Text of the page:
At the very least it should help coaches select all-conference teams. “When you’re not seeing a team and not seeing their players, when it comes to postseason awards, how can you vote for somebody you’ve never even seen or played?” said Stein.
New Albany guard Tanner Marcum has signed with the USI women’s basketball team, according to a tweet – forwarded to me by one of the Courier & Press’ intrepid sports reporters, Jonathan Lintner – that quotes New Albany coach Tammy Geron. The 5-8 Marcum averaged 22 points, 5.4 assists, 5.4 rebounds and 3.7 steals for the Bulldogs during her senior season. Marcum ended up third on New Albany’s all-time scoring list with 1,216 points as well as second in career steals (318) and third in career assists (336). She also was named to the Louisville Courier-Journal’s Southern Indiana All-Area team. I heard that USI coach Rick Stein had not yet seen her signed letter of intent. According to NCAA rules, he cannot comment until USI officially receives that signed letter.
The USI men fell from fourth to sixth in the latest Midwest Region rankings, with Wayne State moving up to fourth and Michigan Tech up to fifth. Drury remained first, Bellarmine second and Wisconsin-Parkside third. Kentucky Wesleyan is still ninth and needs to rise at least one spot to have a chance at getting into the NCAA Tournament (eight teams receive berths, which are given out the night of March 10, which is the final day of the GLVC Tournament at the Ford Center).
As for the USI women, they remained 10th in the region. At this point it seems like they will have to win the GLVC Tournament title to get into the NCAA tourney.
USI’s women’s basketball team will have to win a play-in game on Sunday if it is going to participate in the GLVC Tournament at the Ford Center March 7-10. And they’ll have to win it on the road.
No matter how you slice it, the Eagles (17-8 overall, 9-8 GLVC) can’t be any higher than a No. 9 seed for the tournament, and they could end up as low as a No. 11. At the moment USI is 10th. At this point, the Eagles could be traveling to Missouri S&T, Quincy, Wisconsin-Parkside, Indianapolis, Missouri-St. Louis or William Jewell. They haven’t played S&T or William Jewell. As for the others, USI has beaten Missouri-St. Louis at the PAC, lost at Quincy, beat UIndy at the PAC and lost to the Greyhounds on the road, and lost both games to Parkside, which turned out to be the two worst defeats USI has suffered this season. The scenarios are complicated at the moment, so I won’t go into them. Just say that a win over Kentucky Wesleyan on Thursday night at home would help the Eagles.
But if you still want predictions, here are two from USI sports information assistant Dan McDonnell. He figures that a USI win on Thursday will get it a date at Indianapolis on Sunday. If USI loses, he thinks the Eagles will play at Parkside. Frankly, neither one sounds appealing to me, but going to Indy would be a shorter trip and the Eagles have beaten the Greyhounds once.
For the record, Lewis, Kentucky Wesleyan and Maryville have secured first-round byes so far.
With its 13-point loss at home on Saturday to one of the worst teams in the GLVC, the USI women’s basketball team is all but out of the running for a berth in the NCAA Division II tournament. The only sure way for the Eagles, now 17-8 overall but just 9-8 in the league, to get in is to win the GLVC Tournament title at the Ford Center. They came into their last two games ranked 10th in the Midwest Region, then lost back-to-back games, the first at Bellarmine on Thursday night (the NCAA takes only eight teams into each regional). But this loss to McKendree University at the PAC — a team that had won its only two GLVC games against winless Saint Joseph’s — pretty much caps the season for USI.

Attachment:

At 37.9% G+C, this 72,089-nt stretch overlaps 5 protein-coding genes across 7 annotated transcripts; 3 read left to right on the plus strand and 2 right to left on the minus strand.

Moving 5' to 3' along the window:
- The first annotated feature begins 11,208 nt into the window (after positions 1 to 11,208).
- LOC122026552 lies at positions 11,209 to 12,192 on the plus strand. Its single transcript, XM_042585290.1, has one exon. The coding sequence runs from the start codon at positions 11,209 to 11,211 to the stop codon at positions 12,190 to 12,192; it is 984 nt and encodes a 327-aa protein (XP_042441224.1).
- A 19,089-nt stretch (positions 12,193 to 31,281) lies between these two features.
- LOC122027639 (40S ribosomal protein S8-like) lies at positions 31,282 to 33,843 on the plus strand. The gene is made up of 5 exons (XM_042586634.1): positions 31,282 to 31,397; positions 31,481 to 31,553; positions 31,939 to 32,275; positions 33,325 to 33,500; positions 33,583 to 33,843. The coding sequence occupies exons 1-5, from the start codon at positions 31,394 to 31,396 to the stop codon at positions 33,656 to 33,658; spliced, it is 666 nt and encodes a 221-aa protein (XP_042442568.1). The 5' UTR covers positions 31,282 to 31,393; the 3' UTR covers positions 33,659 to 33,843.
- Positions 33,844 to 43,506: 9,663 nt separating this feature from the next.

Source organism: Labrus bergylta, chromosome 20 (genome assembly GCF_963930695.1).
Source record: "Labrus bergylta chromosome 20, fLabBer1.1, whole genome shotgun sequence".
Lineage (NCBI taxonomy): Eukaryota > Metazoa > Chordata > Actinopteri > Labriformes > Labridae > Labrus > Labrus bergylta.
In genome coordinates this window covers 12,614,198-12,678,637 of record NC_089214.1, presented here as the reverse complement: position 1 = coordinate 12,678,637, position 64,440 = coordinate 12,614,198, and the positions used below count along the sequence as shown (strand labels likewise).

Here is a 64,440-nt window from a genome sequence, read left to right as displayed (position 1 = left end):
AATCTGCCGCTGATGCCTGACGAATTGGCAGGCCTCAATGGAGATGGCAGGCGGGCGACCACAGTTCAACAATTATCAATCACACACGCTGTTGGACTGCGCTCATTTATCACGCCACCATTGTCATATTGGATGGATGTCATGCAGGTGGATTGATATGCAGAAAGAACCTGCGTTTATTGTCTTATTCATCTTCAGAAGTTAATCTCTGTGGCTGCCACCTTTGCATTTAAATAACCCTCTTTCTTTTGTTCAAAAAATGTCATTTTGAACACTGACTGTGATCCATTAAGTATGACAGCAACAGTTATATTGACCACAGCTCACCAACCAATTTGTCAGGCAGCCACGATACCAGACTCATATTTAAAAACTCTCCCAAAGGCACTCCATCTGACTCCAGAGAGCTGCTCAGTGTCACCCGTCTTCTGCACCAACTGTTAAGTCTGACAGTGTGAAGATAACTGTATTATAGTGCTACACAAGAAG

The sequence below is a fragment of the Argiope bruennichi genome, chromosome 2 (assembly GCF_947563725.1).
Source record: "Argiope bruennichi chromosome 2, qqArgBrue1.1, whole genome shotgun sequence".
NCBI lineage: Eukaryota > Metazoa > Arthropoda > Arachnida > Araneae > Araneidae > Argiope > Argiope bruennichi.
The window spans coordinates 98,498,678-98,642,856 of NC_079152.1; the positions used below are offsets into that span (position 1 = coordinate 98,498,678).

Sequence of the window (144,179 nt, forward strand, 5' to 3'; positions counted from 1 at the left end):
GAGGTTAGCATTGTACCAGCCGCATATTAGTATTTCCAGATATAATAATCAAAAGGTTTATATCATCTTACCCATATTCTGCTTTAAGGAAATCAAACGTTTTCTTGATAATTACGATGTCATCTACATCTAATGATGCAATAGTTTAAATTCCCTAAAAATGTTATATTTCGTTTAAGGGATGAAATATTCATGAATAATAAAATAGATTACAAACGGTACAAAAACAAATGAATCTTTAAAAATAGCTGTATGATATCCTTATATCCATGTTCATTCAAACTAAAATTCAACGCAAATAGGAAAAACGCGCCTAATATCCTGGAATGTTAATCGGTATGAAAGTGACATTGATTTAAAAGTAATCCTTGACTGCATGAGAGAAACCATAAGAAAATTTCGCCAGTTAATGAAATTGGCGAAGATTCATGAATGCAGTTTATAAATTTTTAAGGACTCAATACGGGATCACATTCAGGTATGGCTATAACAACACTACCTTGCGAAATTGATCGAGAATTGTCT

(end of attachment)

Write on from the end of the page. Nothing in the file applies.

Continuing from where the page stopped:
Again, the culprit was terrible outside shooting. The Eagles hit just four of 25 3-point attempts, although it seemed far worse than that. They got open looks galore but couldn’t connect. What was worse was the overall shooting. Get off 73 shots, as USI did on Saturday, you should collect more than just 20 baskets. And this time Anna Hackert, she of the multiple double-double games in points and rebounds, finally had a bad game. She scored just one point, went 0-for-6 from the field and fouled out.
Next up is Kentucky Wesleyan at the PAC on Thursday night, the regular-season finale. It won’t be USI’s final game, like last year’s Wesleyan game was. The Eagles have qualified for the GLVC Tournament. But they will have to win a play-in game next Sunday, probably on the road, to get to the Ford Center. If they don’t improve, they won’t be playing in downtown Evansville.
I take it all back. USI’s Anna Hackert is not, I repeat NOT, in a slump. She just happened to have two off games and why not — even she’s human. But she’s an amazing human. Until Saturday’s win at Saint Joseph’s, USI had not had any outside shooting to speak of for the last nine games, going 31-for-136 from beyond the 3-point arc. Still, Hackert has continued to put up double-doubles in points and rebounds more often than not despite ferocious double-teaming and even triple-teaming. After those two aforementioned “bad” games she threw down 27 points and grabbed 10 rebounds against Indianapolis, then came back with 13 points and 13 boards against St. Joe. Those give her nine double-doubles for the season. For the year she’s averaging 15.0 points and 9.7 rebounds per game. Numbers like that must mean she’s a lock for first team all-GLVC and all-Midwest Region. She might even have a good shot at being named a D-II all-American.